San Juan kayaking

A short kayaking-camping trip in the San Juan Islands in August. Had a few companions on this one, but decided to cut my trip with the group short because of an impending storm that would be difficult to deal with in my surf ski kayak. The trip started off with a good view of Mt. Baker, and getting almost run over by some dude in a speedboat while crossing a mile-wide channel from Washington Park. I still remember his face with curly hair.

I met up with a very chilled group on Cypress Head, beautiful place to camp. There were lots of summer camp teenagers about, but everyone was quiet enough at least where I slept.

How peaceful everything looks when the motor boats are gone.

The next day, we paddled over to Gumes Island for a short rest stop and snacks, then to Vendovi Island.

Photo by C. Farrell

It was pretty windy crossing to Vendovi and we were glad once we reached the sheltered harbor.

Photo by C. Farrell

Very fancy place, actually: nice trails and facilities, with a caretaker. The founder of Fluke Instruments used to live here, complete with his cemetery plot.

I was still pretty damp from the ocean and stayed at this sunny lookout for a while.

It was a pretty rough crossing to Lummi Island, and were glad to be sheltered from the wind once we reached the tip.

We camped at the Lummi campground – perhaps the best public campsite I’ve been to.

Photo by C. Farrell

The next morning, we paddled over to Cypress by way of Viti Rocks and Sinclair.

During the crossing between Sinclair and Cypress, the current and wind were strong and at odd angles, and it was a real struggle to keep my surfski moving in the direction the group wanted to go. I decided at that point that I was going to bail on the rest of the trip, as higher winds and a longer crossing would have awaited me on the return trip. Not sure that I want to buy a different kayak, though, as I really like my Epic surfski.

While the others were getting ready to paddle to Orcas Island, I went for a hike up to Eagle Cliff viewpoint. A very noise group of teenagers was lunching there, while I tried to spy how far my kayak friends had gotten already. They are out there somewhere.

Overall, it was a very nice group trip; though I am not usually a fan of those. Hopefully, we’ll meet again next year!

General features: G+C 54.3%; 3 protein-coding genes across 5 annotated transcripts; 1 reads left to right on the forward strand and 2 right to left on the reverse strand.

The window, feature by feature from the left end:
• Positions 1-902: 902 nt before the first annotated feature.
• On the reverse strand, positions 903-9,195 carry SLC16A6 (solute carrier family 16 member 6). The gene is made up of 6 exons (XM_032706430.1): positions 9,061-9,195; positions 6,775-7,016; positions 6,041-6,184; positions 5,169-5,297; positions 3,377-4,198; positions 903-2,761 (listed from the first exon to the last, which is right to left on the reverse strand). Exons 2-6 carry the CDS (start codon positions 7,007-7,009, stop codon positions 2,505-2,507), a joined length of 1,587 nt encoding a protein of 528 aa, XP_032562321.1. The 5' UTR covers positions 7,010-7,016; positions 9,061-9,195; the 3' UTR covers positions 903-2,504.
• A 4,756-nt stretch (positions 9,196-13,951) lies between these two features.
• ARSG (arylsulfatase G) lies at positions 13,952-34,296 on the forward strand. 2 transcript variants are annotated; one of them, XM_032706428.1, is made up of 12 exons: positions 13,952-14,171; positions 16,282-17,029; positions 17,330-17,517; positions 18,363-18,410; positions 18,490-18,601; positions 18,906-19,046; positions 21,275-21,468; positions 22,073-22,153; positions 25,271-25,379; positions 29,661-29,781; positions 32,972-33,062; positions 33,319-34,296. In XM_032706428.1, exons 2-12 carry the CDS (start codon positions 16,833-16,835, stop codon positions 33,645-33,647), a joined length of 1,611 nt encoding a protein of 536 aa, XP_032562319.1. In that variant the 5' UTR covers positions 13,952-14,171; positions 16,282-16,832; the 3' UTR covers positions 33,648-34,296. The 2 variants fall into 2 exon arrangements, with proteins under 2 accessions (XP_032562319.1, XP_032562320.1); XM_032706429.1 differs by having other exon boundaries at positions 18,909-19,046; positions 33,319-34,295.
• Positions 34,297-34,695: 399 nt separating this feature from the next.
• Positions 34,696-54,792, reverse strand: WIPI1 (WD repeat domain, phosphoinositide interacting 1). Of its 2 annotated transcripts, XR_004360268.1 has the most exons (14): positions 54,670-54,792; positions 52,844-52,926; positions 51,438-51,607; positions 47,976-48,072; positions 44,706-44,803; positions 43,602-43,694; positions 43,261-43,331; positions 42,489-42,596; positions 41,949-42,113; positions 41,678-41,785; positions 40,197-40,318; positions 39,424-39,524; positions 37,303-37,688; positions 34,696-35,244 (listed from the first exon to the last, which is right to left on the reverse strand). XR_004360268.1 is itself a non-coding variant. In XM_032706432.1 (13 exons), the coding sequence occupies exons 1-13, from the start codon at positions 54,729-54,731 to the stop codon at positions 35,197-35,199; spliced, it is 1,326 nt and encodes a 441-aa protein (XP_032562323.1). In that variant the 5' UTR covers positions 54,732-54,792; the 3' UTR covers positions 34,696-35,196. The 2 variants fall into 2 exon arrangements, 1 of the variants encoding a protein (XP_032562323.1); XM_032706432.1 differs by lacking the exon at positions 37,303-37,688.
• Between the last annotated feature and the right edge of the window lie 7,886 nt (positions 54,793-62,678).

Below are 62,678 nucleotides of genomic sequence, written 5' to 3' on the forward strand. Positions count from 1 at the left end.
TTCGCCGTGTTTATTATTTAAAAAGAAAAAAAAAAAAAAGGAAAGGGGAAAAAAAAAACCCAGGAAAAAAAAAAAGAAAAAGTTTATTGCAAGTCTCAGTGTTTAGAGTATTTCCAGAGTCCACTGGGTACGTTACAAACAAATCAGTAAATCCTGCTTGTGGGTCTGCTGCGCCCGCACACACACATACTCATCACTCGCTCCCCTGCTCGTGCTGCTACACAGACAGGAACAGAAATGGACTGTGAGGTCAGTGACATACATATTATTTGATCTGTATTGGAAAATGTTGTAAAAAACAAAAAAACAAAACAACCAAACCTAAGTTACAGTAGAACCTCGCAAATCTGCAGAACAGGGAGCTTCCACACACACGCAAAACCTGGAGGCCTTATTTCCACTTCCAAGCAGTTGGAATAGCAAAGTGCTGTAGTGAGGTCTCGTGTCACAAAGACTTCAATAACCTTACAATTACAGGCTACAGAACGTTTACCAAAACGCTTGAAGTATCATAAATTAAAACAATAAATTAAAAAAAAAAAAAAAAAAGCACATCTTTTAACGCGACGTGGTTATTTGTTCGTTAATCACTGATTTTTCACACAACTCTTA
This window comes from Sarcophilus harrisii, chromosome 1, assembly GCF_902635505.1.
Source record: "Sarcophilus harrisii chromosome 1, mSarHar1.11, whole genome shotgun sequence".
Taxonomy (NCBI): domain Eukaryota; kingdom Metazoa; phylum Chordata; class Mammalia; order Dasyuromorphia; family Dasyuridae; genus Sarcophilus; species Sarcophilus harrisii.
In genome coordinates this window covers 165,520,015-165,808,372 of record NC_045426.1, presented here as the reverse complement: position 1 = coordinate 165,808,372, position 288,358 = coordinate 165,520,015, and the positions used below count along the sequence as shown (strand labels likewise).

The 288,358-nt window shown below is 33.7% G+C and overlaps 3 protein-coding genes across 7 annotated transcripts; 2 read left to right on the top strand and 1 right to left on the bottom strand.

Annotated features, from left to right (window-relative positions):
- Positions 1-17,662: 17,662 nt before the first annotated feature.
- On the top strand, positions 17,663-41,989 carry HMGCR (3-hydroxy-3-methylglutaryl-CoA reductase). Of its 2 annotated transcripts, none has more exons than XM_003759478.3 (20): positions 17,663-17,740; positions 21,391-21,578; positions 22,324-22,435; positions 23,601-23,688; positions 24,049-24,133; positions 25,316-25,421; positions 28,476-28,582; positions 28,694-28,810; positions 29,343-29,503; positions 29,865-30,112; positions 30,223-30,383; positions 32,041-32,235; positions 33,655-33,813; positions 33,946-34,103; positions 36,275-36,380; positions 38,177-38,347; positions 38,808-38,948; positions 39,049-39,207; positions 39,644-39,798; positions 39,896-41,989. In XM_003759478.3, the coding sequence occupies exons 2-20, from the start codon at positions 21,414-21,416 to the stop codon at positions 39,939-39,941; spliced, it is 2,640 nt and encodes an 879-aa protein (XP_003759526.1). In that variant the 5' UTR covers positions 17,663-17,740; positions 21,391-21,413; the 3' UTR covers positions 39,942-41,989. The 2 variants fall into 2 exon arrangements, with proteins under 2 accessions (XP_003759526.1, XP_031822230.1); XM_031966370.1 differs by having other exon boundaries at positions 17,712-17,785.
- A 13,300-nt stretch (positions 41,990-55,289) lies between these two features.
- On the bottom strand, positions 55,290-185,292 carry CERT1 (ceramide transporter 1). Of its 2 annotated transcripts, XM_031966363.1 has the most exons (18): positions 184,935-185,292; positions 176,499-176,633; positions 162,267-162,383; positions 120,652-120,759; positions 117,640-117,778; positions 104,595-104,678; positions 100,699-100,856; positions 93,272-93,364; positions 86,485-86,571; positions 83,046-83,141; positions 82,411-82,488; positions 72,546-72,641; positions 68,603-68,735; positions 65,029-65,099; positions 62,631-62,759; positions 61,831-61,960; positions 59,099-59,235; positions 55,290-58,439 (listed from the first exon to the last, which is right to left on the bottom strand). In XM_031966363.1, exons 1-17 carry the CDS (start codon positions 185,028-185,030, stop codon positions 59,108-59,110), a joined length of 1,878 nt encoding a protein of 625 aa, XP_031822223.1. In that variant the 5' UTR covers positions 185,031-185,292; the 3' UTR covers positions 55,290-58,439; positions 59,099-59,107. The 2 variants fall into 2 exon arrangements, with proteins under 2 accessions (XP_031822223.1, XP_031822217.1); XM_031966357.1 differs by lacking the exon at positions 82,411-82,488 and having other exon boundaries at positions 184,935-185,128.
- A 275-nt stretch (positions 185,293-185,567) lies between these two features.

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Oakridge – Bend

Way back in September 2019, I had planned to ride a big loop around the 3 Sisters Wilderness in Oregon. But, the weather forecast turned to rain and wind after the second day, so I bailed to Bend, instead. There, I rented a one-way U-haul van and drove back to Oakridge. Looks like I lost the GPX track for this bikepacking adventure.

It was a cold and wet night in the bivy…

I didn’t stay at the Waldo Shelter, but thought it would be good to take a picture for potential future trips:

Waldo Lake is really beautiful.

Some tough hike-a-bike along this trail.

North end of the lake was very scorched. Good to dry out in the sun.

Crossing the PCT by bike 🙂

Cultus Resort had already closed for the season, so in order to stock up on food, I needed to stop near Lava Lake at the end of day 2. Ants, lots of ants. This is when I saw the weather report that a cold & wet front going to come and stay for a week. No fun, me thinks.

Next morning waiting for the convenience store to open at Lava Lake.

Yup, there is lava nearby.

Seeing the storm clouds roll in over the crest from afar.

Definitely getting closer to Bend – trails this smooth are not everywhere.

No E-bikes sign:

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Sunrise in the afternoon

It has been a long time waiting for this trip, 3 years maybe, so even I was a bit surprised when the weather, timing, and snow cooperated. Sunrise is the name of a visitor center in Mt. Rainier NP. I am not a fan of National Parks in general since they usually throw bikes in the same category as motorcycles. (Oh, the horrors of a mountain bike on a trail. The world will never recover, but why not pave roads up the mountain. That’s somehow less destructive. But, I digress.) In winter, bikes are still allowed on all roads, even when the roads are closed to motorized things, except snowmobiles up to certain places.

Getting up at 4 am wasn’t easy, and I started riding at 6:45 am from Silver Springs SnoPark. I hadn’t planned the trip much, didn’t even know the basic stats of miles and elevation (it’s 40 miles and 4000 ft vert). Years ago, I had read a blog of people who skied to Sunrise and back; took them 3 days. With the motto “go light and fast”, I left my bike light in the car. That clever decision ended up making my return trip quite slow and scary.

There were patches of no snow on Hwy 410, so that reduced the number of snowmobilers to 0. And I knew I would have the entire mountain to myself, today. Beautiful – I really needed to get away from all the craziness of Putin and suffering he’s bringing every day.

The real test of whether this trip was going to fly was at the White River campground turn-off. Beyond that, no snowmobiles go. Just the naturally-compacted snow.

White River